Sztum

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Sztum
View of Sztum
View of Sztum
Flag of Sztum
Flag
Coat of arms of Sztum
Coat of arms
Sztum is located in Poland
Sztum
Sztum
Coordinates: 53°55′18″N 19°2′1″E / 53.92167°N 19.03361°E / 53.92167; 19.03361
Country  Poland
Voivodeship Pomeranian
County Sztum County
Gmina Gmina Sztum
Established 13th century
Town rights 1416
Government
 • Mayor Leszek Jan Tabor
Area
 • Total 4.59 km2 (1.77 sq mi)
Population (2006)
 • Total 9,945
 • Density 2,200/km2 (5,600/sq mi)
Time zone CET (UTC+1)
 • Summer (DST) CEST (UTC+2)
Postal code 82-400
Area code(s) +48 55
Car plates GSZ
Website http://sztum.pl

Sztum ([ʂtum]) (German: Stuhm) is a town in northern Poland, located in the Pomeranian Voivodeship. It is the capital of Sztum County, with some 10,141 inhabitants (2004).

History[edit]

Teutonic castle after renovation

Signs of settlement dating back to the Roman Empire era have been found. In the early Middle Ages a fortified settlement of the Prussian people existed at the site, conquered by the Teutonic Knights in 1236. City rights were granted to the settlement in 1416.

In 1466 the town with other western Prussian territory passed to the crown of Poland as part of Royal Prussia. As part of Poland, the town functioned as a seat of Sztum powiat in Malbork Voivodeship (1466-1772) and a place to hold local court sessions. In 1635 the Treaty of Stuhmsdorf was signed in the village of Stuhmsdorf (now Sztumska Wies, just south of the city of Sztum).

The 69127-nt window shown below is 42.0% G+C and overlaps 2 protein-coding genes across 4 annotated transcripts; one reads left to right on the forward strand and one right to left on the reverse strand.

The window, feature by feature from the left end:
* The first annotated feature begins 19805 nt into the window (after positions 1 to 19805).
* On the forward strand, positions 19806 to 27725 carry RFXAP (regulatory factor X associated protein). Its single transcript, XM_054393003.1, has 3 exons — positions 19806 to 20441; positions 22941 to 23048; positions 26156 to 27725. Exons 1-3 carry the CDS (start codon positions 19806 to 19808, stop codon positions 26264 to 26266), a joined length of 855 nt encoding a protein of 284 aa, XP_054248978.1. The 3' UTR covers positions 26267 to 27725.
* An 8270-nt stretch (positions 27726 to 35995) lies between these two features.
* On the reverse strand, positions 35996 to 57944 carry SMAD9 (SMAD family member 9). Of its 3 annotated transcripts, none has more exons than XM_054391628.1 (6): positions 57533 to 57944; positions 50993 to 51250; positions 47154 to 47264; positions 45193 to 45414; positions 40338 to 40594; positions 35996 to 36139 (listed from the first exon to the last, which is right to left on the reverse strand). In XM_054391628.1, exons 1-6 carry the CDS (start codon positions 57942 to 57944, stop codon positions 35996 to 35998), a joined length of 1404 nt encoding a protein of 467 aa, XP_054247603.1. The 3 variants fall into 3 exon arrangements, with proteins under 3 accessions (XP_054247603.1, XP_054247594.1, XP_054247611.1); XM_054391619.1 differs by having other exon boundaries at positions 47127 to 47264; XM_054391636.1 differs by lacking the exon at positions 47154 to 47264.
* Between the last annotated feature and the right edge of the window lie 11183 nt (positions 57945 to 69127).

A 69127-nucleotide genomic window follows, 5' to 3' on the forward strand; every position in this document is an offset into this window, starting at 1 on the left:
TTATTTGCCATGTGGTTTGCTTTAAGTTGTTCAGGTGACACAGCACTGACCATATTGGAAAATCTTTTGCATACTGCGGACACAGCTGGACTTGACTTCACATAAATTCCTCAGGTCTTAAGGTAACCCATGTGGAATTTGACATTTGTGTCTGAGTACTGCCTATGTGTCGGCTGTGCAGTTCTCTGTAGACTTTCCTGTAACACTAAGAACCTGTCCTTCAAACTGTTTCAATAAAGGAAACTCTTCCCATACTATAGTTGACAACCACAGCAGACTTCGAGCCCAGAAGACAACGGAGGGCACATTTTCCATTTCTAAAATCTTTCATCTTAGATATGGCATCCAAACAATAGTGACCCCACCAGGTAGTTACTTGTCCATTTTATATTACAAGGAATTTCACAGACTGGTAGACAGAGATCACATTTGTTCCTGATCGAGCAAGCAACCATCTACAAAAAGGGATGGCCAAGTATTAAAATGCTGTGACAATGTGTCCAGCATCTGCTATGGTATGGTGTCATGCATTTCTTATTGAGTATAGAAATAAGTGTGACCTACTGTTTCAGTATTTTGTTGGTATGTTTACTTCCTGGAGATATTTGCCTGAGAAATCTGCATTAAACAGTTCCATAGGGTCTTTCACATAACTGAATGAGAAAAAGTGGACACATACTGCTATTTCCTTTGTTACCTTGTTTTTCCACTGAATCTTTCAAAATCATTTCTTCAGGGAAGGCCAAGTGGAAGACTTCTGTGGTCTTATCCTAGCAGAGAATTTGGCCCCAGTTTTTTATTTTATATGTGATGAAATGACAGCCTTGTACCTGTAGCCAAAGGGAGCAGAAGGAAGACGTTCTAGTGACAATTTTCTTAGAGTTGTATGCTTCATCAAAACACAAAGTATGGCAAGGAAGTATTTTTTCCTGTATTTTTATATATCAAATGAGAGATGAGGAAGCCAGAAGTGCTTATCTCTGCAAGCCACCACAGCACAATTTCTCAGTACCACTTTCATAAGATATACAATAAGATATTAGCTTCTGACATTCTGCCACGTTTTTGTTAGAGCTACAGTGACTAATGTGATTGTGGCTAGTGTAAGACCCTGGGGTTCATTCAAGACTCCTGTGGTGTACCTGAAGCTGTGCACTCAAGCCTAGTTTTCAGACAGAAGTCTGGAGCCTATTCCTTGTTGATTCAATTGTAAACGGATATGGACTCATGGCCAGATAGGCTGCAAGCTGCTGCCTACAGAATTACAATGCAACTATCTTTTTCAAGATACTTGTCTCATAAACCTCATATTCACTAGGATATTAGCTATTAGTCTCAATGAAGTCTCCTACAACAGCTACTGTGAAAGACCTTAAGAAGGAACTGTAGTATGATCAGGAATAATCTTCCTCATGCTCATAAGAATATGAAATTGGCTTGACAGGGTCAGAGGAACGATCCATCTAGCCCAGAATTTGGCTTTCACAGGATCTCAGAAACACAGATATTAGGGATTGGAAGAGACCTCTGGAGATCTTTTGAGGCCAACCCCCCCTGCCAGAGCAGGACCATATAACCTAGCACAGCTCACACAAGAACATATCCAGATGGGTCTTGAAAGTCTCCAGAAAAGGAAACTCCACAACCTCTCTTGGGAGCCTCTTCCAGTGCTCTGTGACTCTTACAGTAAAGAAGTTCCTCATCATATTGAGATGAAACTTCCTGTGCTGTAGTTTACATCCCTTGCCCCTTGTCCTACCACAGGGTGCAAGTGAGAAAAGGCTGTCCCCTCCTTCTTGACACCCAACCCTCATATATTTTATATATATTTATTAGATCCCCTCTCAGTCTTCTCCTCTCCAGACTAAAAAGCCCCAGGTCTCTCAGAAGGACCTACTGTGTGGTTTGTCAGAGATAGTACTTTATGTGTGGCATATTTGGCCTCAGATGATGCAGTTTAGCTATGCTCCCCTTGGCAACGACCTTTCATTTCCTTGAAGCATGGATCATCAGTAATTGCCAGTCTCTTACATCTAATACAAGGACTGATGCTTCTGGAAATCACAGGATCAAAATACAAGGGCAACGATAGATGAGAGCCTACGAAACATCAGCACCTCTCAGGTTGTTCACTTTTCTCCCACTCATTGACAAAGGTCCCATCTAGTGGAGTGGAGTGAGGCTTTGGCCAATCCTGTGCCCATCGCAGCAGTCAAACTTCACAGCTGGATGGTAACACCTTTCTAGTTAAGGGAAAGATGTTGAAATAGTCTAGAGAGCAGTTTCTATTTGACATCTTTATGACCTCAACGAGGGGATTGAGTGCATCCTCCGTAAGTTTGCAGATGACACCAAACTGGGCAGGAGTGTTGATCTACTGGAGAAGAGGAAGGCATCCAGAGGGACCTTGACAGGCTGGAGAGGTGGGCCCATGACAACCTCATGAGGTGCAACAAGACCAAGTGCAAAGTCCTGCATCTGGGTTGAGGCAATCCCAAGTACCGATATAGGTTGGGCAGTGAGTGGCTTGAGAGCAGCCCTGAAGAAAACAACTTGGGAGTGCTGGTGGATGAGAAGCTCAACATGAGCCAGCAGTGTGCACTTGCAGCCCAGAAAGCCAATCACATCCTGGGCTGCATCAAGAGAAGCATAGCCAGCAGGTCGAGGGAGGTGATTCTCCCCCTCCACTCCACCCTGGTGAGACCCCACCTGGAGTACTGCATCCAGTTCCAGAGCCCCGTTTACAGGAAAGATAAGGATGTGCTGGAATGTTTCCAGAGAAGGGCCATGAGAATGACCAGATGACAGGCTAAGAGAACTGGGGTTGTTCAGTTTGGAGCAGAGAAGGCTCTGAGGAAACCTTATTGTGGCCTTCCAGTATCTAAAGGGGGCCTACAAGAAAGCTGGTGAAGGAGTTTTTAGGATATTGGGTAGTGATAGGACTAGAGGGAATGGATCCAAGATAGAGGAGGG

In 1772 during the time of the First Partition of Poland the town became part of the Kingdom of Prussia. In 1871 it became part of the newly created German Empire.

According to the Treaty of Versailles after World War I the inhabitants were asked whether they want to remain in Germany or join the new Second Polish Republic in the East Prussian plebiscite on 11 July 1920, 19,984 votes were given to remain in Germany, 4,904 votes for Poland.[1] Based on that result Stuhm was included in the Regierungsbezirk Marienwerder within East Prussia.

Towards and after the end of World War II, the German inhabitants fled or were expelled like most of the German population in the region. At the end of the war, the town, along with the rest of southern East Prussia, was assigned to Poland by the Potsdam Conference under territorial changes proposed by the USSR. The city was resettled by Poles, many of them, expellees from Polish areas annexed by the Soviet Union.

Number of inhabitants by year[edit]

Year Number
1789 509
1831 956
1875 2,145
1880 2,210
1890 2,265
1905 2,557
1933 6,147
1939 7,374
1943 7,099
2006 9,945

[2][3][4][5]

Notable residents[edit]

International relations[edit]

Twin towns — Sister cities[edit]

Sztum is twinned with: Ritterhude, Val de Reuil, Varde

References[edit]

  1. ^ Rocznik statystyki Rzeczypospolitej Polskiej(pdf, 623 KB). Główny Urząd Statystyczny Rzeczypospolitej Polskiej GUS, Annual (Main Statistical Office of the Republic of Poland) (1920/1922, part II)
  2. ^ Johann Friedrich Goldbeck: Volständige Topographie des Königreichs Preußen. Part II, Marienwerder 1789, p. 19.
  3. ^ Meyers Großes Konversations-Lexikon, 6th edition, Vol. 8, Leipzig and Vienna 1907, p. 251.
  4. ^ Michael Rademacher: Deutsche Verwaltungsgeschichte Provinz Westpreußen, Kreis Stuhm (2006).
  5. ^ August Eduard Preuß: Preußische Landes- und Volkskunde. Königsberg 1835, p. 444, no. 59.

External links[edit]

Coordinates: 53°56′N 19°02′E / 53.933°N 19.033°E / 53.933; 19.033